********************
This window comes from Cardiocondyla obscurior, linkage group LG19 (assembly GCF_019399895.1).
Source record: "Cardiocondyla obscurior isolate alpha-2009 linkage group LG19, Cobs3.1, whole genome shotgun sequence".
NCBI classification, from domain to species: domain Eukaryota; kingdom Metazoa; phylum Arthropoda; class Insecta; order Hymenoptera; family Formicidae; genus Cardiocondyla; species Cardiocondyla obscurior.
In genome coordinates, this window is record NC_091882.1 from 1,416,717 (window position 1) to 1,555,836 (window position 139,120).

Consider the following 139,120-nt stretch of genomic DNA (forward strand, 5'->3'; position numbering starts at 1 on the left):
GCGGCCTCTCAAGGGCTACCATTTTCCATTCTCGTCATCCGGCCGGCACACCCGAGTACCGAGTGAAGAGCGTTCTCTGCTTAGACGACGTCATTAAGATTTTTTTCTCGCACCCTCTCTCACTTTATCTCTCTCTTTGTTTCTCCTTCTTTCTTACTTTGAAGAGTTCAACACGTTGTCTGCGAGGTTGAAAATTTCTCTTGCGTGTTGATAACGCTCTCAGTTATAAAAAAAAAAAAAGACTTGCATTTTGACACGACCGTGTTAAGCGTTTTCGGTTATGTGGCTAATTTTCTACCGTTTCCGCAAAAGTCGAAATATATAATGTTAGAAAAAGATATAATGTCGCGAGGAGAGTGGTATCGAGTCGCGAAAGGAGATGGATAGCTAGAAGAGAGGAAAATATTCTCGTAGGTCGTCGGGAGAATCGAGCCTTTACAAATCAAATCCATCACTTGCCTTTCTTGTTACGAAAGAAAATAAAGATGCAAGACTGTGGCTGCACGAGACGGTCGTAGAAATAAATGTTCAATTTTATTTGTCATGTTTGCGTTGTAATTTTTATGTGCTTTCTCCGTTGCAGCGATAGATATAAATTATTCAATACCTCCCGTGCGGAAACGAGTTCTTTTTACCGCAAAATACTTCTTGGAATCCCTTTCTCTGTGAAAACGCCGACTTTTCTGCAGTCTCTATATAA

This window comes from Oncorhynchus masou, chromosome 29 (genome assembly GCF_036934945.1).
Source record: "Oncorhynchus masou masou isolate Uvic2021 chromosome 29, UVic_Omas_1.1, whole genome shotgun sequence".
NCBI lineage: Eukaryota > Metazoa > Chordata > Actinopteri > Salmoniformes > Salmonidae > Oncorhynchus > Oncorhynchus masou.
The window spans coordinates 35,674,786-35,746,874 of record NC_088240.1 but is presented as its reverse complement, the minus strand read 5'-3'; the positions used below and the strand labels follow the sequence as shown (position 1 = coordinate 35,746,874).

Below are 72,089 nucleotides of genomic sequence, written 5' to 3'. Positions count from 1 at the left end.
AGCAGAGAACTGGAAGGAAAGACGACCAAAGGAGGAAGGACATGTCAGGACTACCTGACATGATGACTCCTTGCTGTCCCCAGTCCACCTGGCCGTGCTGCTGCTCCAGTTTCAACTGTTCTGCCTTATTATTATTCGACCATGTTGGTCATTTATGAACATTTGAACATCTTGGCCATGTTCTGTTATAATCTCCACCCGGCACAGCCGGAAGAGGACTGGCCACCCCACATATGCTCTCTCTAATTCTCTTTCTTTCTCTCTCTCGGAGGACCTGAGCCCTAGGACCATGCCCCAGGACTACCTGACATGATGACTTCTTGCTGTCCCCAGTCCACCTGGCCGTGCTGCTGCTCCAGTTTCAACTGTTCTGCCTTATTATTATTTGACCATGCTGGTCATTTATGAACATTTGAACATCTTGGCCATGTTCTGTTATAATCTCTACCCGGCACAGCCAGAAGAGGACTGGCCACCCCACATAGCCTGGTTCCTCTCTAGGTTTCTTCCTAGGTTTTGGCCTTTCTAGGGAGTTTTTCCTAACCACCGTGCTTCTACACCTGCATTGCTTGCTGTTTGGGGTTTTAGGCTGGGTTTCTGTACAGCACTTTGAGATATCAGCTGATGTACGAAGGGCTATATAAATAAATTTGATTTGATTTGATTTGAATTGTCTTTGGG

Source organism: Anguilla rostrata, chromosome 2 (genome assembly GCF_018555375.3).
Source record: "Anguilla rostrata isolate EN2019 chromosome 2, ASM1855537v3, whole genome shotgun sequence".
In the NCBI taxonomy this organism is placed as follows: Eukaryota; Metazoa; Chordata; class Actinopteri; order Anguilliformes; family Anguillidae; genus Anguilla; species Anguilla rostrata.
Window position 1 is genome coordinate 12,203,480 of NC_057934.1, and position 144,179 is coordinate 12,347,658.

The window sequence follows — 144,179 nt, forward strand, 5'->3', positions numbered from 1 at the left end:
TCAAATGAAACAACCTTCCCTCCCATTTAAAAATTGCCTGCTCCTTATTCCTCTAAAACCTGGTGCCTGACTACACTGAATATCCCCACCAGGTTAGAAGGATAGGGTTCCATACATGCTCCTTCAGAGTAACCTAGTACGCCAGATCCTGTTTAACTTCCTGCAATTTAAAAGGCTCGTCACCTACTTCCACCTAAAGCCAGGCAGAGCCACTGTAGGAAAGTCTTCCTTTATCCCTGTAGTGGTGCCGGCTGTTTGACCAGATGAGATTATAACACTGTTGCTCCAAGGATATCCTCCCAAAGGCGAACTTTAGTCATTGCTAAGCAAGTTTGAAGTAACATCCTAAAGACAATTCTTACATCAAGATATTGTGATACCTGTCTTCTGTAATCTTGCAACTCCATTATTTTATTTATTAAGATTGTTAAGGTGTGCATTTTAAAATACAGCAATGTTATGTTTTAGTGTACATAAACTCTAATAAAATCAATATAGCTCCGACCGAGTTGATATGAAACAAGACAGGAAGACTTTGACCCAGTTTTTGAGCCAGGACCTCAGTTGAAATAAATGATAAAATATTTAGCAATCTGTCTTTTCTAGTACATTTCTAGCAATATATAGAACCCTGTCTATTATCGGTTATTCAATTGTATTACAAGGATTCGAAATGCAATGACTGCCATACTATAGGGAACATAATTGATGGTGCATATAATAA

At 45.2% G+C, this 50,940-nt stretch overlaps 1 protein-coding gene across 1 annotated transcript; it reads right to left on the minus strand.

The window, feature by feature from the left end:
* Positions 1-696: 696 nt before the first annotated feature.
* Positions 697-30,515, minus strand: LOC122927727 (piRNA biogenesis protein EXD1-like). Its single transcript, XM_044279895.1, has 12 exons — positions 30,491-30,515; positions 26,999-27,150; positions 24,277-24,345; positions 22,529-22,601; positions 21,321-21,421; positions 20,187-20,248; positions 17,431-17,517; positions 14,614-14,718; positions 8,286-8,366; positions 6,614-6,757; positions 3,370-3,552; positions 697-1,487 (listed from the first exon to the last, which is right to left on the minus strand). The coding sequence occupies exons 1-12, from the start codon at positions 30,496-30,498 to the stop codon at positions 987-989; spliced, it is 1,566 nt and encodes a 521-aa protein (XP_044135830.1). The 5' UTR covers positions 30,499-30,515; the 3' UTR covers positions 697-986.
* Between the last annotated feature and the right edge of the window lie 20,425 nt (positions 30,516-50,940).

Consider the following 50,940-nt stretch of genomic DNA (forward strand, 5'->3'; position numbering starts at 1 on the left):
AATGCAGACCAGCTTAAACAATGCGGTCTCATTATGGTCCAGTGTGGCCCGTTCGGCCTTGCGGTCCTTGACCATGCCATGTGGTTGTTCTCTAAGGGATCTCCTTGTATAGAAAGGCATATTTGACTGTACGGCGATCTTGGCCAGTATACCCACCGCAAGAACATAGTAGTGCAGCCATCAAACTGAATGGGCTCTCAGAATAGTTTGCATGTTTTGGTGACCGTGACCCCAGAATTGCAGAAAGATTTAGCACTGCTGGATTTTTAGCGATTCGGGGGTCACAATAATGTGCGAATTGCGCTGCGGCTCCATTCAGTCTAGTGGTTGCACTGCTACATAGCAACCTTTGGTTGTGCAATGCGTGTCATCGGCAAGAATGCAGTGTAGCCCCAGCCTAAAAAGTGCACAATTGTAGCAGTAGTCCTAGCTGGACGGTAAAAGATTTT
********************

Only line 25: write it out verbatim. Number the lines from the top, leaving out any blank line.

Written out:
AATGCAGACCAGCTTAAACAATGCGGTCTCATTATGGTCCAGTGTGGCCCGTTCGGCCTTGCGGTCCTTGACCATGCCATGTGGTTGTTCTCTAAGGGATCTCCTTGTATAGAAAGGCATATTTGACTGTACGGCGATCTTGGCCAGTATACCCACCGCAAGAACATAGTAGTGCAGCCATCAAACTGAATGGGCTCTCAGAATAGTTTGCATGTTTTGGTGACCGTGACCCCAGAATTGCAGAAAGATTTAGCACTGCTGGATTTTTAGCGATTCGGGGGTCACAATAATGTGCGAATTGCGCTGCGGCTCCATTCAGTCTAGTGGTTGCACTGCTACATAGCAACCTTTGGTTGTGCAATGCGTGTCATCGGCAAGAATGCAGTGTAGCCCCAGCCTAAAAAGTGCACAATTGTAGCAGTAGTCCTAGCTGGACGGTAAAAGATTTT